Flapper Fanny gamely continued four and a half years under Sneidman's control, but finally the inevitable happened. With no fanfare, the last Flapper Fanny panel, seen above, ran on June 29 1940. 


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Wednesday, May 01, 2024


News of Yore 1924: Syndicates Evil, Says Syndicate Head

 (from Editor & Publisher, June 28 1924)

What's What in the Feature Field

"So long as a newspaper syndicate creates and develops new and worthwhile talent, just so long it is useful and helpful to the newspaper world. But its reason for being surely stops there."

This is the opinion of H.H. McClure, general manager of the Associated Newspapers, New York, who in a recent statement to clients takes up the discussion of syndicate methods by the American Society of Newspaper Editors as contained in Editor & Publisher. 

McClure in this statement expresses himself in accord with the A.S.N.E. findings that "the present day newspaper syndicates, while being of much service, are to be blamed for many evils."

"Everyone knows," he declares, "that the original idea and purpose of the newspaper syndicate was to furnish reading and picture material to newspapers in non-conflicting territory at a lower cost than such material would be for one paper alone, or even for a small group of papers.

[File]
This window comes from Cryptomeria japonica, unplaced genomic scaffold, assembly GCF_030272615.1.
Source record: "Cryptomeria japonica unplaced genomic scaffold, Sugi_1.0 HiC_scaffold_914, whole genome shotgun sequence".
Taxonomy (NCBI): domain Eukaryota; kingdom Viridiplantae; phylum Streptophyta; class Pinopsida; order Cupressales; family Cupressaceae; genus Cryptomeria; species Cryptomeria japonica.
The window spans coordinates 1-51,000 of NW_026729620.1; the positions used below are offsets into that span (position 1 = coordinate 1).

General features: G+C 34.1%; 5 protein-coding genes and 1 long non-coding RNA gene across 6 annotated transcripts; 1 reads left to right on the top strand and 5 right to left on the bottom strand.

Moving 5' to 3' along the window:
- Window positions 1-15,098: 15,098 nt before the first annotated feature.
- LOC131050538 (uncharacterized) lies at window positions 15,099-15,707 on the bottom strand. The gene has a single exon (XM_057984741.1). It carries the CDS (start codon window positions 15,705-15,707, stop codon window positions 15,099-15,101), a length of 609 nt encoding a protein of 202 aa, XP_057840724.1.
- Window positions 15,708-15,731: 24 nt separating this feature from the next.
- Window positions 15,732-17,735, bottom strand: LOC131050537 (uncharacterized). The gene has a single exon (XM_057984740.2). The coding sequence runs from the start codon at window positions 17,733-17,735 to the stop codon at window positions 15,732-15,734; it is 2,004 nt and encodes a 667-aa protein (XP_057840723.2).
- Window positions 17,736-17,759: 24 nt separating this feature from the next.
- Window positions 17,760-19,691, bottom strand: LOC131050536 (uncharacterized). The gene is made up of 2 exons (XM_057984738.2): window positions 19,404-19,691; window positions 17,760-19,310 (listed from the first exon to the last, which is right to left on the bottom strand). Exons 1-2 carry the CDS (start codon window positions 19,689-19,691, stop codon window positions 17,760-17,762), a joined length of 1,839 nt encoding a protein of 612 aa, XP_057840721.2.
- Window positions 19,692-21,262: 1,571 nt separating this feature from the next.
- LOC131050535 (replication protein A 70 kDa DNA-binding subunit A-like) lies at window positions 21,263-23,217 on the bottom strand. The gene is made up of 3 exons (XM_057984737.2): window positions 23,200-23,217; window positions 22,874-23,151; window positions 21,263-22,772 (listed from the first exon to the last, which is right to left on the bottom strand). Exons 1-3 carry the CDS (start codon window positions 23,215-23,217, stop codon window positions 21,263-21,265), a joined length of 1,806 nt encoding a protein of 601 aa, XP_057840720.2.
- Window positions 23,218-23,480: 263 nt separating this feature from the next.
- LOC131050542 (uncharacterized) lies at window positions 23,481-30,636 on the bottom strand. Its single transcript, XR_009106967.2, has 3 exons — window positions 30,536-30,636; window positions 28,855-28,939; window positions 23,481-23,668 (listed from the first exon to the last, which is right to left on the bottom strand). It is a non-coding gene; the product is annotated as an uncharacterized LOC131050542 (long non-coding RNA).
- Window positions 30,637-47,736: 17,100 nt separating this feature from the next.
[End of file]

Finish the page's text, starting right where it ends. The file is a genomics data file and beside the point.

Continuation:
"And everyone in the newspaper business knows that this is no longer done.

"Worthwhile features now cost the newspapers in such cities as New York, Chicago, Philadelphia, Boston, etc., more than they should cost the entire syndicate list. Proportionately the evil extends to every newspaper buying features," he maintains.

McClure blames the newspapers mainly for this condition for "permitting the syndicate Frankensteins to create their monsters."

"There is no doubt but that the feature business would be much improved if some of the 'oriental price-jackers' were eliminated, " he says.

"When a syndicate operates only on the plan of taking established talent away from another organization and making the publisher pay steadily increasing prices for this talent, then it becomes a menace. 

"There are now several syndicates which have not discovered or created a single feature which they are placing -- everyone has been 'bid' away from some one else, and the newspaper publishers have held the bag. I am not saying that a feature may not be better placed and handled by one organization than another, but I do claim that the so-called better organization ought to do some creative work, in order to acquire merit in the eyes of the publishers."

[To explain this sour grapes tirade you must understand that Associated Newspapers was not really a syndicate in the traditional sense -- it was a cooperative of various newspapers. Due to the structure of their business, Associated was very prone to losing creators to the 'real' syndicates. They had little say in how much their features' creators' were paid -- that was up to individual member papers. So when a feature gained any great popularity it was up to the individual newspaper to outbid a syndicate, which was rarely going to work out in the newspaper's favour.